must be used. In afully associativecache, any memory line can be loaded into any
frame. The matching between an address issued by the processor and the contents of the cache frames is done by a fully associative search. When a newly referenced line needs to be loaded into a full cache, some policy must be used to decide which line is to be evicted to make space. The policies are usually some form of least
recently used or random replacement. In a N-way set associative cache, each set
consists of N frames and a mapping function on the address bits relates lines to
sets. A 1-way set associative cache is called a direct mappedcache.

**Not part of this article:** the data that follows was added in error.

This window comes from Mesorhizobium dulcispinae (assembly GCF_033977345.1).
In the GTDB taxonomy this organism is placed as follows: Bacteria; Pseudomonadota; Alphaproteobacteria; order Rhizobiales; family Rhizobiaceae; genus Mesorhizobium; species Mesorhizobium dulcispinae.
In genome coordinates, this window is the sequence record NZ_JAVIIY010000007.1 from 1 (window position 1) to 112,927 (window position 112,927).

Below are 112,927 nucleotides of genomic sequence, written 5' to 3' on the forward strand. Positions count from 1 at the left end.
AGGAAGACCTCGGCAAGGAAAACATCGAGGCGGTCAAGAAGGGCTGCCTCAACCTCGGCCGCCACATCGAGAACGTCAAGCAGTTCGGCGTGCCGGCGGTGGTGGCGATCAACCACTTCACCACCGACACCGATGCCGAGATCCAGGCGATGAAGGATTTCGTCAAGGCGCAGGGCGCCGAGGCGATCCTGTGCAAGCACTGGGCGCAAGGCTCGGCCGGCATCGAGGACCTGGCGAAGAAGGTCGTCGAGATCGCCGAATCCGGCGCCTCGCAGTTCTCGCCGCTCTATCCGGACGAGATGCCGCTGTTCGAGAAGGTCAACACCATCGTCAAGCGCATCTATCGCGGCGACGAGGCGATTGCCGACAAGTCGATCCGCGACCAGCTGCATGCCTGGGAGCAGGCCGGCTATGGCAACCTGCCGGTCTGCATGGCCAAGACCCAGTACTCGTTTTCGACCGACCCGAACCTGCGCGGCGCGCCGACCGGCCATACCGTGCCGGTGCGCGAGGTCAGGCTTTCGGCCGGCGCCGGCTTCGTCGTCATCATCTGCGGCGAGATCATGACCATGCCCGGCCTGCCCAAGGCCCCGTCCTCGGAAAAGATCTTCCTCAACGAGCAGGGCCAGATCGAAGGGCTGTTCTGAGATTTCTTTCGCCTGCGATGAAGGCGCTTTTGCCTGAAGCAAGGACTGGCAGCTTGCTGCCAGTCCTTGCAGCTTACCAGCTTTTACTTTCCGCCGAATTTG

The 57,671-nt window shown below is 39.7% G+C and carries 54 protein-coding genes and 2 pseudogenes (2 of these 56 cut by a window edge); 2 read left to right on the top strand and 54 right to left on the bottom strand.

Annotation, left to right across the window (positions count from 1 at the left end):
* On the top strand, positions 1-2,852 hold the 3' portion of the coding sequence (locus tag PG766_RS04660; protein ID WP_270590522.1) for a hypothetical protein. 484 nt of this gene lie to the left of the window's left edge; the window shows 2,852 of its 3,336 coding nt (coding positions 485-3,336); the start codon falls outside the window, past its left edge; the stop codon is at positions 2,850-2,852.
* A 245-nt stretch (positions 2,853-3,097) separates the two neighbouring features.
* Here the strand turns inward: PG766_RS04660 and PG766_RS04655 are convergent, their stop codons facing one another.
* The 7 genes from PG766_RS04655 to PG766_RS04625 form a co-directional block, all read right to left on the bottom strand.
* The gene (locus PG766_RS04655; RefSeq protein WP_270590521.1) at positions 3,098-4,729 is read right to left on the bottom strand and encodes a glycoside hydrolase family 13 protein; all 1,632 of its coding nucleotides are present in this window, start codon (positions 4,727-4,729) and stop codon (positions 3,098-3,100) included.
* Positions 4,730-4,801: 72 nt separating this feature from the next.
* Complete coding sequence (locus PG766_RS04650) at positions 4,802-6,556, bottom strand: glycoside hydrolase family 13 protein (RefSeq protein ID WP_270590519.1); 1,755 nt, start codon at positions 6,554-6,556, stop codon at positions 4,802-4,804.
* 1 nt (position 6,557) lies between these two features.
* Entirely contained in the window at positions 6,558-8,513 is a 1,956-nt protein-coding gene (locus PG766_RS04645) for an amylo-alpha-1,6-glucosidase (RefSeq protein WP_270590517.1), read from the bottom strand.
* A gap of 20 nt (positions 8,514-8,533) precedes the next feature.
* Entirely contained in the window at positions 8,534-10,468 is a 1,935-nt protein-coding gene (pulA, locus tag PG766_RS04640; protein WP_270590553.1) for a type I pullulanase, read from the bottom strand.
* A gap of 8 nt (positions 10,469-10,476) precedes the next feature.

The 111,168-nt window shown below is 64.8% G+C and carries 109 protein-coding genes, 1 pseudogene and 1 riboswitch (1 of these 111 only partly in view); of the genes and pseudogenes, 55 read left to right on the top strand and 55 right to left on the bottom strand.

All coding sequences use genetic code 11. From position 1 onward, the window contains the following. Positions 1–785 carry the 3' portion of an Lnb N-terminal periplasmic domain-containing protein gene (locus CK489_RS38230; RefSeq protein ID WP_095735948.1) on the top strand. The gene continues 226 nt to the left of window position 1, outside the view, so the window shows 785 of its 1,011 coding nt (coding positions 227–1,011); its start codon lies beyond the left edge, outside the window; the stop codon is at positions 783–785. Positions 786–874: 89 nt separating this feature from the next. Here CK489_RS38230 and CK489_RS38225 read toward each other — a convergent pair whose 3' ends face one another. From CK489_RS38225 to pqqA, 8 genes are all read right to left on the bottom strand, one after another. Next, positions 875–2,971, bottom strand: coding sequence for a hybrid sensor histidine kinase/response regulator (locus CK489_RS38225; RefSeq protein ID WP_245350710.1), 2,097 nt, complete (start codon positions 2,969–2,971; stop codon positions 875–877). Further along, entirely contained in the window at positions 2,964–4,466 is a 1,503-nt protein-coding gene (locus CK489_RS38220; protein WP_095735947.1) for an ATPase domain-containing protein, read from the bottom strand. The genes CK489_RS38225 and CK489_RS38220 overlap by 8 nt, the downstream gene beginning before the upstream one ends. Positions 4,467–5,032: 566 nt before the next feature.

There are four types of cache misses. Compulsory misses occur when a line is
first referenced and must be brought into the cache (also called ‘cold-start misses’).
Capacity misses occur when the data set of a program is larger than the cache.
Blocks that are flushed for lack of space must be retrieved later on. Conflictmisses
occur when two lines map to the same cache frame. Coherency misses are caused
by actions of other processors, i.e. a shared line is updated by another processor.
A cache can be write-through, that is, writes are passed along directly to the
memory. In a write-back cache, the copy of a line is only updated in the cache.
When the updated frame must be flushed to make space for a newly referenced line, the contents of the frame are copied back to memory. Another issue related
to writes is line allocation. Write-allocate caches allocate a frame on a write.